After a famously rocky production history, which saw the show’s premiere pushed back time and time again, Fox’s Terra Nova is finally set to premiere September 26. On Saturday, Comic-Con attendees got the first good look at the series, when Fox showed the first half of the series’ two-hour pilot during a presentation about the show. Afterward, executive producers Rene Echevarria, Brannon Braga, and Jose Molina, plus star Stephen Lang, held a brief panel talking about their work on the show.

The Steven Spielberg-produced sci-fi series takes place both many years in the future and many, many years in the past: In the year 2149, Earth is dying thanks to centuries of pollution and overdevelopment. The best hope for the human race is an experimental colony called Terra Nova, located in prehistoric (read: dinosaur) times. Jason O’Mara stars as Jim Shannon, the head of a family selected to join the Tenth Pilgrimage of settlers to the new land. Shelley Conn, Landon Liboiron, Naomi Scott, and Alana Mansour fill out the rest of the family; Christine Adams and Lang also star.

Fox showed roughly the first fifty minutes of Terra Nova, enough for us to get a good taste. How did it look? Were the delays worth it? Do the dinosaurs look good? Does O’Mara take off his shirt? Hit the jump for answers to those question and a review of the footage, plus highlights from the panel.

As you might expect from the first episode of such an ambitious, high-concept series, Terra Nova starts off with a lot of exposition and world-building. As such, it’s tough in some ways to say whether Terra Nova will work in the long run. Based on what I saw, the premise seems very interesting and the visuals look great, but I didn’t get a good sense of who the main characters were.

It’s fairly obvious that Terra Nova has grand plans for the kind of serialized, twisty plotting that makes shows like Lost so addictive. The occasionally clunky exposition revealed a couple of intriguing new plot points that I expect will be revisited later. One, the colony is located in a different “timestream,” and as such nothing the characters do in their prehistoric land should affect anything in 2149 — in theory, anyway. Two, Terra Nova is not the only colony in the prehistoric land. There’s also a group of settlers called the Sixers, who have their own shadowy agenda and don’t get along with the Terra Novans.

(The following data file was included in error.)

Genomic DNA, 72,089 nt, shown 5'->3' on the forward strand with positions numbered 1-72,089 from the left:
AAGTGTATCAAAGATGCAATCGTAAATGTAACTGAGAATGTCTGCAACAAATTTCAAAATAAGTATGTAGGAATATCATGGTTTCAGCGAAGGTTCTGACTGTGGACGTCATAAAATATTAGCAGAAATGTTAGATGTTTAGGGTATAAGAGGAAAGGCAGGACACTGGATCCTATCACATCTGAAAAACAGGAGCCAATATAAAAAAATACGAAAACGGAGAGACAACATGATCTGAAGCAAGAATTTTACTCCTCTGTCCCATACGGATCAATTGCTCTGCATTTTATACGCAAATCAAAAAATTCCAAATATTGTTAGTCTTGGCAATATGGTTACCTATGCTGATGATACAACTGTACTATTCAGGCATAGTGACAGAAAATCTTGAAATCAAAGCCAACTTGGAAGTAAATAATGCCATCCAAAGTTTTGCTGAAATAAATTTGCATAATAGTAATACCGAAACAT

I am pleased to report that the extra time and money spent on visual effects have paid off handsomely. If nothing else, the show looks absolutely gorgeous. The CGI dinosaurs are very well done, especially considering that they were created on a TV budget, and look reasonably realistic even next to actual, non-CGI sets and people. The sets are sprawling in scope, encompassing not just the colony but the lush forests, mountains, plains and rivers outside Terra Nova’s borders as well; the Earth of 2149 looks similarly complex and convincing.

Where I’m less sold is on the show’s character work, or lack thereof. At least in its first fifty minutes, Terra Nova seems far more interested in the world of the show than in the people populating it. Most of the players seem like bland stock characters, with trite interpersonal dramas. Jim is a heroic former cop who looks and acts just as heroic former cops always do in shows and films like this one; Son Josh (Liboiron) has some terribly uninteresting father issues. Lang is strong as always, playing the leader of the Terra Nova settlement, but his character, too, seems all too familiar: he’s the tough, practical badass who favors tight t-shirts and may have a hidden agenda of his own.

The frustrating thing about all of this is that O’Mara shows even in the pilot that he can be quite compelling when he’s allowed to be. In one scene, Jim is assigned to the agricultural detail, and finds himself out of his element. The scenes of O’Mara acting confused, bored, and frustrated are funny and endearing (and yes, this is the part where he takes off his shirt). In another, Jim has a bittersweet moment with his youngest daughter. It’s the only truly emotional moment in that first hour, and O’Mara’s up to the task. He shows love, anguish, and hope all in one expression, and is utterly charming as he tries to mend their relationship.

In short, the first hour of Terra Nova wasn’t great, but it had enough positive elements to give me hope that the series will pick up after a few episodes. My fear is that Terra Nova will wind up like The Walking Dead, another show that had a great setup but totally failed its characters and wound up a huge disappointment as a result. My hope is that the series will end up more like Lost, a complex, plot-driven series with enough good character work to resonate with the audience on an emotional level. We’ll see as the show unfolds later this year.

And now, some quick highlights from the panel:

  • Echevarria, on how the 2146 world would tie in to the series: “Some of our storytelling will take place in the future as things get worse there. It’ll increase pressure on the colony and on Taylor… [We'll see] how the Sixers’ agenda is tied to the future.” However, “the first batch of the story is focused on how [the colonists] set up life in Terra Nova.”
  • Molina, on whether we could expect to see more dinosaurs: “It is a dinosaur show. You will see dinosaurs… It’s gonna look badass.”
  • Lang, on whether we could expect to see more people eaten by dinosaurs: “Considering the reaction [a scene of a man getting eaten by a dinosaur] got from this room, I figure there’ll be a mandate from the network that there be one eating per week. Agreed Molina: “Epic dino-on-man action.”
  • Braga revealed that the Tenth Pilgrimage, of which the Shannons are a part, will not be the last group of people to move to Terra Nova: “There will be other pilgrimages coming.”

Discuss: Will you watch Terra Nova when it premieres in September?

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